Hugh McQuaid Photo
Sen. Andres Ayala, (Hugh McQuaid Photo)

A legislative task force appears poised to push for an expansion of video slot machines at three off-track betting facilities throughout the state.

The idea would be to allow video slots — currently only permitted at the state’s tribal casinos — at Shoreline Star Greyhound Park in Bridgeport, the Sports Haven in New Haven, and the Bradley Tele-Theater in Windsor Locks. Any change would need to be negotiated with the Mohegan and Pequot tribes, who have slot revenue sharing agreements with the state.

The task force consists of a small group of lawmakers representing districts near those three communities, and it completed its work Thursday. Although they made no formal recommendations during their last meeting, they will be looking to draft language before the legislative session begins next month.

Sen. Andres Ayala, a Bridgeport Democrat who co-chairs the task force, said the members of the group will continue to discuss the issue but it’s likely they will seek legislative approval to expand the slots.

“Maybe it’s time to go forward and propose legislation that would essentially do what we’re asking to do,” he said after the meeting.

Ayala and other supporters hope to “stem the tide” of Connecticut gamblers doing their gaming in nearby states like New York, Massachusetts, and Rhode Island, where casinos are being built to compete with Connecticut’s.

During Thursday’s meeting, representatives of the Offices of Fiscal Analysis and Legislative Research projected that state revenue from the two casinos would continue to drop over the next few years. They predicted those revenues would plateau in Fiscal Years 2017 and 2018 at $212.2 million. That’s down from their peak year in FY 2007 when they brought in a combined $430 million to the state.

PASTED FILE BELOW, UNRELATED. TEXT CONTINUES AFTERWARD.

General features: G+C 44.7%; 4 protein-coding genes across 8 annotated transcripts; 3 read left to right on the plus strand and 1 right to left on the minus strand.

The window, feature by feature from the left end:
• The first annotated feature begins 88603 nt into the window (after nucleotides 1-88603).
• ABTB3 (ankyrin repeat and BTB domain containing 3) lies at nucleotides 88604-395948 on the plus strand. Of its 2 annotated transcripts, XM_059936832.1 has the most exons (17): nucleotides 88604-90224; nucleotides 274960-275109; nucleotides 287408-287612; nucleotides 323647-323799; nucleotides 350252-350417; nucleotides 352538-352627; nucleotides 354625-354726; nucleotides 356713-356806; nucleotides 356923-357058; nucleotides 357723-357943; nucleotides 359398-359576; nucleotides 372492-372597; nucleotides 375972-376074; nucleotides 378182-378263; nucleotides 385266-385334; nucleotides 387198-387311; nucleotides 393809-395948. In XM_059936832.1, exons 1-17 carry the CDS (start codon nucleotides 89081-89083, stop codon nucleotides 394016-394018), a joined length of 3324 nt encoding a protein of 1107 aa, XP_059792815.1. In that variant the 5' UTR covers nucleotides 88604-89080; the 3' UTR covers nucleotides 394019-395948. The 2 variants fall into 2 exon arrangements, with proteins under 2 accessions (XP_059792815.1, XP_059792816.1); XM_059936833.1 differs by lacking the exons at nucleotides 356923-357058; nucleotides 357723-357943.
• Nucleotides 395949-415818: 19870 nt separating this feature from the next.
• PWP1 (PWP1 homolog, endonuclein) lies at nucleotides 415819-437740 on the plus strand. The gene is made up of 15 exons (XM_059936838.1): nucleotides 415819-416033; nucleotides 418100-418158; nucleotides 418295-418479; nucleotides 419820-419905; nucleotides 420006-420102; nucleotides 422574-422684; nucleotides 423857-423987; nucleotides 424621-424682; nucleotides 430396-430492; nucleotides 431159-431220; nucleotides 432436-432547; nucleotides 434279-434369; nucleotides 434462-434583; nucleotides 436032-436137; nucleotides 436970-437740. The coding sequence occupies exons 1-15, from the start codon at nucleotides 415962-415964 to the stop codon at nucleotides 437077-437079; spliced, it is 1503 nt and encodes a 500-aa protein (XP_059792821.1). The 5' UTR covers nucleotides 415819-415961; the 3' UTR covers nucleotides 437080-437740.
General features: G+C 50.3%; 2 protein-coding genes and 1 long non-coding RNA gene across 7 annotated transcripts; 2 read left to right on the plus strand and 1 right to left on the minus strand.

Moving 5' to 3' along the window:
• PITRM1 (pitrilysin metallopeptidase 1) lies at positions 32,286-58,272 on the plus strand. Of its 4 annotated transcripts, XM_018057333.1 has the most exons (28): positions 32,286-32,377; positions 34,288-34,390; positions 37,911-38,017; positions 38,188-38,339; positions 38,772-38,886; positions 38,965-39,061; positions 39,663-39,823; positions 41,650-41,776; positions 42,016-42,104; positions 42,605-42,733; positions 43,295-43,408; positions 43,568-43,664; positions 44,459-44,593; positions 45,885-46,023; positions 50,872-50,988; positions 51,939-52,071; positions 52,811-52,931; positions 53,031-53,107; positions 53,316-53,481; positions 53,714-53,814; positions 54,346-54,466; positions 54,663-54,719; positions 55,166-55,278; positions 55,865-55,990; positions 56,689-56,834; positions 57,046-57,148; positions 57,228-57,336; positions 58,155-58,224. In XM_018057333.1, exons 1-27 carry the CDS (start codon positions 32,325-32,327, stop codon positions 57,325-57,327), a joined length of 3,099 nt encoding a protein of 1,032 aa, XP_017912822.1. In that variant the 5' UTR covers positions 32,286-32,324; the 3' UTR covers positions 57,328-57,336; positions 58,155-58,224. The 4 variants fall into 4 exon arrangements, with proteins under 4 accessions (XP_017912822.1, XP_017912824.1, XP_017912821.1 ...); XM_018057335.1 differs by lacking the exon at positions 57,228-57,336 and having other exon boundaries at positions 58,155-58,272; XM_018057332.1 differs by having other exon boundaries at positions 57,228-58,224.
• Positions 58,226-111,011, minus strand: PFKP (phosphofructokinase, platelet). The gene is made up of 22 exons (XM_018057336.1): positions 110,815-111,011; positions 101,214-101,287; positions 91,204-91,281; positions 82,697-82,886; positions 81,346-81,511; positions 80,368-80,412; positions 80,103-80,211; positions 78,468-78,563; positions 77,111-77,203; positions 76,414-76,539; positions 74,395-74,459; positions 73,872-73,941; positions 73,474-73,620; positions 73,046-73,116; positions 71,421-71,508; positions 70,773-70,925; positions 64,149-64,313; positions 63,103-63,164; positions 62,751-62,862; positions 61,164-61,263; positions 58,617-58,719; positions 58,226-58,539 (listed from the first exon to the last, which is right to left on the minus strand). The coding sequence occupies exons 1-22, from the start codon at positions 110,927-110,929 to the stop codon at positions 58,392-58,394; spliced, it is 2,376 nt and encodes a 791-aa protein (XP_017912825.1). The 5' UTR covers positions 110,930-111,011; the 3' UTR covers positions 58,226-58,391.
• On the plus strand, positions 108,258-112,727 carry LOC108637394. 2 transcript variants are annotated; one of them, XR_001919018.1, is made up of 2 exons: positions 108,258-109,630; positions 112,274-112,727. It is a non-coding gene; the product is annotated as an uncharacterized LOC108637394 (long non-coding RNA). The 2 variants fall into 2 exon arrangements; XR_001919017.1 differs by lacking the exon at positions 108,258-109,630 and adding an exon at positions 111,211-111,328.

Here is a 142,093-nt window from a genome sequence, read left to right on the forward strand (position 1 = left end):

Several task force members stated that they are not hoping to create new gamblers, but rather they are only looking to retain so-called “convenience gamblers” who will spend their money at the closest facility, even if it means lining some other state’s coffers.

Hugh McQuaid Photo
Jim Amann (Hugh McQuaid Photo)

Jim Amann, a former state House speaker who now lobbies for Shoreline Star, recommended the group consider allowing a total of 7,500 machines at the three locations. He said that could generate around $200 million in revenue. Amann said jobs also would be created in the process.

But any expansion of gambling is controversial and supporters of adding video slots unveiled their efforts less than a day after the legislature’s last-minute decision in 2013 to legalize keno and include it as part of the budget without a public hearing.

The move lead Mary Drexler, executive director of the Connecticut Council on Problem Gambling, to interrupt a press conference on exploring video slots to say that her organization felt thrown under the bus by the legislature’s action.

Ayala said the timing was coincidental.

“We were all kind of taken aback but we went forward because we wanted to do our due diligence, we didn’t want to have a bill come out of left field and say ‘this is what’s happening.’ We wanted to go through a process where we got information, go through a process that was mindful of data and mindful of testimony from both sides,” he said.

Drexler thanked the task force Thursday for inviting her to speak at the meeting on video slots. Although Council on Problem Gambling did not outright oppose the expanded slots, Drexler said the issue needs more study and the state needs to spend more money on programs for problem gamblers.

She said electronic gambling like video slots are highly addictive and they have consequences beyond state revenue.

“The hope for fiscal benefits of legalized gambling are blinding to those who continue to believe that gambling revenue is a free lunch. The truth of this statement is evident in the history of minimal allocations to address the unintended but very real human cost of problem and underage gambling,” she said.

Supporters point out that gaming revenues have long made up a significant chunk of Connecticut’s budget.

“The fact of the matter is that for quite some time, the state of Connecticut has been using gaming revenues to balance its budget. It’s a fact,” Ayala said. “It’s here, it’s been here, it’s nothing new.”